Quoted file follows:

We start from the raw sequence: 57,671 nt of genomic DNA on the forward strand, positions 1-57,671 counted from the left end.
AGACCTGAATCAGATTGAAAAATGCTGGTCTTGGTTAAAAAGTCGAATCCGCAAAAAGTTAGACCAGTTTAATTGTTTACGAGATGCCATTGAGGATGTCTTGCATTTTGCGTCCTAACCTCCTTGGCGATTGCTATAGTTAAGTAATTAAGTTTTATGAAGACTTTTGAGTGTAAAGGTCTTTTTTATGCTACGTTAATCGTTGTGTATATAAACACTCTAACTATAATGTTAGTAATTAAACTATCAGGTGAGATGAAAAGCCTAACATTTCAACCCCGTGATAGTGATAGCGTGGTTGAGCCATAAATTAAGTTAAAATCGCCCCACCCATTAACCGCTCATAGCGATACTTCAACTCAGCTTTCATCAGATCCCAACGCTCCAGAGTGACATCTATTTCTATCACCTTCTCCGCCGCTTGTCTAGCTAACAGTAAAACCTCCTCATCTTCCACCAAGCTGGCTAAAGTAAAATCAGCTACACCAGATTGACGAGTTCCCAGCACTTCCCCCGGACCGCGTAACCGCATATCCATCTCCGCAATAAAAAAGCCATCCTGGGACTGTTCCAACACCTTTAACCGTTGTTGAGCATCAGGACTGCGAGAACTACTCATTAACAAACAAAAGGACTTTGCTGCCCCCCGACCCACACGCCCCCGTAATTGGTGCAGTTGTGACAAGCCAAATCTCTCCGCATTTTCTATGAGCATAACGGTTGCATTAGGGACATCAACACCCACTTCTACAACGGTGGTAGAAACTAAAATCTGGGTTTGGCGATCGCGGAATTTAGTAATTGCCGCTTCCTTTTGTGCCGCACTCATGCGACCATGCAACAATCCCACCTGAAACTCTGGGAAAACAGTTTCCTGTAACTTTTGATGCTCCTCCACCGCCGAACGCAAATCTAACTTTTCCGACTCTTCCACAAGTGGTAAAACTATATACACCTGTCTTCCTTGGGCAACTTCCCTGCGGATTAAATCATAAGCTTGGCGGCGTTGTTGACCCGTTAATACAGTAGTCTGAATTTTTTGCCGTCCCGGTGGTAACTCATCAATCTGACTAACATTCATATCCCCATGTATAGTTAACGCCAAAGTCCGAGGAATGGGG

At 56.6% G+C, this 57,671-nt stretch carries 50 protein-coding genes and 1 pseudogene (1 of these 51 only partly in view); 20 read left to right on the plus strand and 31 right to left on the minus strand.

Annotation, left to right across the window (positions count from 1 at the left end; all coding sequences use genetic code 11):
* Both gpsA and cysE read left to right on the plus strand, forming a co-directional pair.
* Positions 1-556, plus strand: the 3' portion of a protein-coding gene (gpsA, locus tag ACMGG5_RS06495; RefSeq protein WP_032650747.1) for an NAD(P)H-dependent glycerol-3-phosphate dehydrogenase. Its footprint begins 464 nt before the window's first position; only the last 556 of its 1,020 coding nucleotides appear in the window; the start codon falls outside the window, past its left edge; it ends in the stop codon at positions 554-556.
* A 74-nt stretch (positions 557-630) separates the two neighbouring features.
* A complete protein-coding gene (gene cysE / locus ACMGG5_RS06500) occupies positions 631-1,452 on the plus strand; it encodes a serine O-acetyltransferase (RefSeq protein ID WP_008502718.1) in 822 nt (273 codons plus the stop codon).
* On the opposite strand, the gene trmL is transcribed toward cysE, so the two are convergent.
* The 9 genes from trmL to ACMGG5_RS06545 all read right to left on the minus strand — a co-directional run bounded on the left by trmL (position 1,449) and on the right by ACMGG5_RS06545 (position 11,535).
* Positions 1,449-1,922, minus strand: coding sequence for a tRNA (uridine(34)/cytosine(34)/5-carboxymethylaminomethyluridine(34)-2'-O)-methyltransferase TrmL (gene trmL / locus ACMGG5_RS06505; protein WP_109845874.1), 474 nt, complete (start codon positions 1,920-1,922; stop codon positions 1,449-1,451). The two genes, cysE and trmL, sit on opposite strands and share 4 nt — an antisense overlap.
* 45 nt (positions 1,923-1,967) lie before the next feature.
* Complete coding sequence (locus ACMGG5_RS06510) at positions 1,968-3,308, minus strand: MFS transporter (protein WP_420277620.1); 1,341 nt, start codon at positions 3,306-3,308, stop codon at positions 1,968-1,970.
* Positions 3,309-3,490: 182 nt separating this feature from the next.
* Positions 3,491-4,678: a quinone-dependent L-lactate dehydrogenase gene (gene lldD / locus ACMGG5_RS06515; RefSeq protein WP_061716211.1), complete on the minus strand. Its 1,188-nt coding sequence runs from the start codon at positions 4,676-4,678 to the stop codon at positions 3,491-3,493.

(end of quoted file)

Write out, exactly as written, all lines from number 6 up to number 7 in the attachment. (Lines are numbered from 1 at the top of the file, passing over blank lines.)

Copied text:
* Positions 1-556, plus strand: the 3' portion of a protein-coding gene (gpsA, locus tag ACMGG5_RS06495; RefSeq protein WP_032650747.1) for an NAD(P)H-dependent glycerol-3-phosphate dehydrogenase. Its footprint begins 464 nt before the window's first position; only the last 556 of its 1,020 coding nucleotides appear in the window; the start codon falls outside the window, past its left edge; it ends in the stop codon at positions 554-556.
* A 74-nt stretch (positions 557-630) separates the two neighbouring features.